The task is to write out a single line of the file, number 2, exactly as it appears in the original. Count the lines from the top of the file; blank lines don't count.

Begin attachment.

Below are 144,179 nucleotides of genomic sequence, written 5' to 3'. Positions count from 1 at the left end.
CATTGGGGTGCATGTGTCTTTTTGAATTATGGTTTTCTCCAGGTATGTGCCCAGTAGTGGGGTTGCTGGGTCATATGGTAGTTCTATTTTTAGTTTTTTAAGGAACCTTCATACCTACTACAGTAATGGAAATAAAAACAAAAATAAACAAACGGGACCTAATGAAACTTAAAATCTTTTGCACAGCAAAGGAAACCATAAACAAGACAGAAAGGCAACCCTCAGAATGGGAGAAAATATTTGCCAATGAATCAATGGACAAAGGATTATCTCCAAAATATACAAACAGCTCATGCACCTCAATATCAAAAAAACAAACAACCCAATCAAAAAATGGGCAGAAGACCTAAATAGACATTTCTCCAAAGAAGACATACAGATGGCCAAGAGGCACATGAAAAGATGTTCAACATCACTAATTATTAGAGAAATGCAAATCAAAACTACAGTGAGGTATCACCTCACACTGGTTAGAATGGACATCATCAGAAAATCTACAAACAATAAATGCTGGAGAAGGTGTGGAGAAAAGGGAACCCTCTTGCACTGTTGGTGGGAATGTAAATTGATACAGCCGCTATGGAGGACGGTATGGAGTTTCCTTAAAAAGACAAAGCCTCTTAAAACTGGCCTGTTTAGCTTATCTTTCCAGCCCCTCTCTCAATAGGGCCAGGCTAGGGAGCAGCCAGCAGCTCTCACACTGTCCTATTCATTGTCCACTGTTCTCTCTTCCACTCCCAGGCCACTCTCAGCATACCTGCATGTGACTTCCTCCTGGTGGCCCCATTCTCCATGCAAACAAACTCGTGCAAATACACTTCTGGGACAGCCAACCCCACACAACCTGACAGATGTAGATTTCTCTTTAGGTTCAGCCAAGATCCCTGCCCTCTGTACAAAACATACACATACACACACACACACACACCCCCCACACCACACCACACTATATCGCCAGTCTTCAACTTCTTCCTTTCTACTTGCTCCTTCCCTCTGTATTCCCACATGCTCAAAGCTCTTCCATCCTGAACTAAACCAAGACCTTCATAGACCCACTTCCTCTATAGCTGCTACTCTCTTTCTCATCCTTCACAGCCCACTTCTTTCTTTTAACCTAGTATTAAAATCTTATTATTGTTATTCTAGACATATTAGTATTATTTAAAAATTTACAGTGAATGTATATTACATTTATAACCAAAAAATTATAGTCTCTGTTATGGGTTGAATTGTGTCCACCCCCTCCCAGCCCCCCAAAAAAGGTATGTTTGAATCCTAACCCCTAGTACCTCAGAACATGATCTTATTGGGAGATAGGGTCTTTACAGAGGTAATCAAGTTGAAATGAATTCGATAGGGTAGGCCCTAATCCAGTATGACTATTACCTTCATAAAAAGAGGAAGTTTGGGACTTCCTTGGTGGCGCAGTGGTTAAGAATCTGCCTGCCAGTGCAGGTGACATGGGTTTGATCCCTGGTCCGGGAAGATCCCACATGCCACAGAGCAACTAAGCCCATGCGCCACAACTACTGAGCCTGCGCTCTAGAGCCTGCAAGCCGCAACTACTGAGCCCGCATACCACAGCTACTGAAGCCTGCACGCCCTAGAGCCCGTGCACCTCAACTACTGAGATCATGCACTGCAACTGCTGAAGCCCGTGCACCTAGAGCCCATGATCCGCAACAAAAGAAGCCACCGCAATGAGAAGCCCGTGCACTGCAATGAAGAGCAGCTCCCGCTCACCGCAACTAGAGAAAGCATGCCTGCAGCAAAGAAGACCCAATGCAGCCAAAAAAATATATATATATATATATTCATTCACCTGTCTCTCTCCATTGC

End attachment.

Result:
CATTGGGGTGCATGTGTCTTTTTGAATTATGGTTTTCTCCAGGTATGTGCCCAGTAGTGGGGTTGCTGGGTCATATGGTAGTTCTATTTTTAGTTTTTTAAGGAACCTTCATACCTACTACAGTAATGGAAATAAAAACAAAAATAAACAAACGGGACCTAATGAAACTTAAAATCTTTTGCACAGCAAAGGAAACCATAAACAAGACAGAAAGGCAACCCTCAGAATGGGAGAAAATATTTGCCAATGAATCAATGGACAAAGGATTATCTCCAAAATATACAAACAGCTCATGCACCTCAATATCAAAAAAACAAACAACCCAATCAAAAAATGGGCAGAAGACCTAAATAGACATTTCTCCAAAGAAGACATACAGATGGCCAAGAGGCACATGAAAAGATGTTCAACATCACTAATTATTAGAGAAATGCAAATCAAAACTACAGTGAGGTATCACCTCACACTGGTTAGAATGGACATCATCAGAAAATCTACAAACAATAAATGCTGGAGAAGGTGTGGAGAAAAGGGAACCCTCTTGCACTGTTGGTGGGAATGTAAATTGATACAGCCGCTATGGAGGACGGTATGGAGTTTCCTTAAAAAGACAAAGCCTCTTAAAACTGGCCTGTTTAGCTTATCTTTCCAGCCCCTCTCTCAATAGGGCCAGGCTAGGGAGCAGCCAGCAGCTCTCACACTGTCCTATTCATTGTCCACTGTTCTCTCTTCCACTCCCAGGCCACTCTCAGCATACCTGCATGTGACTTCCTCCTGGTGGCCCCATTCTCCATGCAAACAAACTCGTGCAAATACACTTCTGGGACAGCCAACCCCACACAACCTGACAGATGTAGATTTCTCTTTAGGTTCAGCCAAGATCCCTGCCCTCTGTACAAAACATACACATACACACACACACACACACCCCCCACACCACACCACACTATATCGCCAGTCTTCAACTTCTTCCTTTCTACTTGCTCCTTCCCTCTGTATTCCCACATGCTCAAAGCTCTTCCATCCTGAACTAAACCAAGACCTTCATAGACCCACTTCCTCTATAGCTGCTACTCTCTTTCTCATCCTTCACAGCCCACTTCTTTCTTTTAACCTAGTATTAAAATCTTATTATTGTTATTCTAGACATATTAGTATTATTTAAAAATTTACAGTGAATGTATATTACATTTATAACCAAAAAATTATAGTCTCTGTTATGGGTTGAATTGTGTCCACCCCCTCCCAGCCCCCCAAAAAAGGTATGTTTGAATCCTAACCCCTAGTACCTCAGAACATGATCTTATTGGGAGATAGGGTCTTTACAGAGGTAATCAAGTTGAAATGAATTCGATAGGGTAGGCCCTAATCCAGTATGACTATTACCTTCATAAAAAGAGGAAGTTTGGGACTTCCTTGGTGGCGCAGTGGTTAAGAATCTGCCTGCCAGTGCAGGTGACATGGGTTTGATCCCTGGTCCGGGAAGATCCCACATGCCACAGAGCAACTAAGCCCATGCGCCACAACTACTGAGCCTGCGCTCTAGAGCCTGCAAGCCGCAACTACTGAGCCCGCATACCACAGCTACTGAAGCCTGCACGCCCTAGAGCCCGTGCACCTCAACTACTGAGATCATGCACTGCAACTGCTGAAGCCCGTGCACCTAGAGCCCATGATCCGCAACAAAAGAAGCCACCGCAATGAGAAGCCCGTGCACTGCAATGAAGAGCAGCTCCCGCTCACCGCAACTAGAGAAAGCATGCCTGCAGCAAAGAAGACCCAATGCAGCCAAAAAAATATATATATATATATATTCATTCACCTGTCTCTCTCCATTGC